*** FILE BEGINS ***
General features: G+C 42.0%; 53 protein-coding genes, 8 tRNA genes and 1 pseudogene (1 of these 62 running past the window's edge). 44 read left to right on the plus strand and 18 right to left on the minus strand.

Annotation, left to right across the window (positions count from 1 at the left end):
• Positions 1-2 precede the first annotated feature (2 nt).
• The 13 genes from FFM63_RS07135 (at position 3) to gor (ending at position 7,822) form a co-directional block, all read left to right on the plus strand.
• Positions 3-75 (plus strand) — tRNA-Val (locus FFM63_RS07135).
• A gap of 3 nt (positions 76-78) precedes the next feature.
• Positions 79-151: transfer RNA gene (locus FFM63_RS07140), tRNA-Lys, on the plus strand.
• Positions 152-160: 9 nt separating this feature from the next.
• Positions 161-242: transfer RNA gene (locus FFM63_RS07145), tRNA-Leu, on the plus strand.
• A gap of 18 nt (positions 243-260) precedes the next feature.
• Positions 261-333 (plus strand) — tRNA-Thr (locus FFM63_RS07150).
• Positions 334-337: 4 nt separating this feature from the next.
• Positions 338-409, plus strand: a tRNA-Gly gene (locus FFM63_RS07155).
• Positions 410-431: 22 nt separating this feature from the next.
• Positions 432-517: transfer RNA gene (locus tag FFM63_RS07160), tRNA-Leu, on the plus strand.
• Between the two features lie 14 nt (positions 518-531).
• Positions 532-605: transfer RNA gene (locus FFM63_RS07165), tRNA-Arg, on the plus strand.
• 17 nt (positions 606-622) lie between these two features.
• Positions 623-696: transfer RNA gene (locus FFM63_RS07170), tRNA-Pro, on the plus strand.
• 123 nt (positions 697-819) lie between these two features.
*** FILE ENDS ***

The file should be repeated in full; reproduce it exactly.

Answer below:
General features: G+C 42.0%; 53 protein-coding genes, 8 tRNA genes and 1 pseudogene (1 of these 62 running past the window's edge). 44 read left to right on the plus strand and 18 right to left on the minus strand.

Annotation, left to right across the window (positions count from 1 at the left end):
• Positions 1-2 precede the first annotated feature (2 nt).
• The 13 genes from FFM63_RS07135 (at position 3) to gor (ending at position 7,822) form a co-directional block, all read left to right on the plus strand.
• Positions 3-75 (plus strand) — tRNA-Val (locus FFM63_RS07135).
• A gap of 3 nt (positions 76-78) precedes the next feature.
• Positions 79-151: transfer RNA gene (locus FFM63_RS07140), tRNA-Lys, on the plus strand.
• Positions 152-160: 9 nt separating this feature from the next.
• Positions 161-242: transfer RNA gene (locus FFM63_RS07145), tRNA-Leu, on the plus strand.
• A gap of 18 nt (positions 243-260) precedes the next feature.
• Positions 261-333 (plus strand) — tRNA-Thr (locus FFM63_RS07150).
• Positions 334-337: 4 nt separating this feature from the next.
• Positions 338-409, plus strand: a tRNA-Gly gene (locus FFM63_RS07155).
• Positions 410-431: 22 nt separating this feature from the next.
• Positions 432-517: transfer RNA gene (locus tag FFM63_RS07160), tRNA-Leu, on the plus strand.
• Between the two features lie 14 nt (positions 518-531).
• Positions 532-605: transfer RNA gene (locus FFM63_RS07165), tRNA-Arg, on the plus strand.
• 17 nt (positions 606-622) lie between these two features.
• Positions 623-696: transfer RNA gene (locus FFM63_RS07170), tRNA-Pro, on the plus strand.
• 123 nt (positions 697-819) lie between these two features.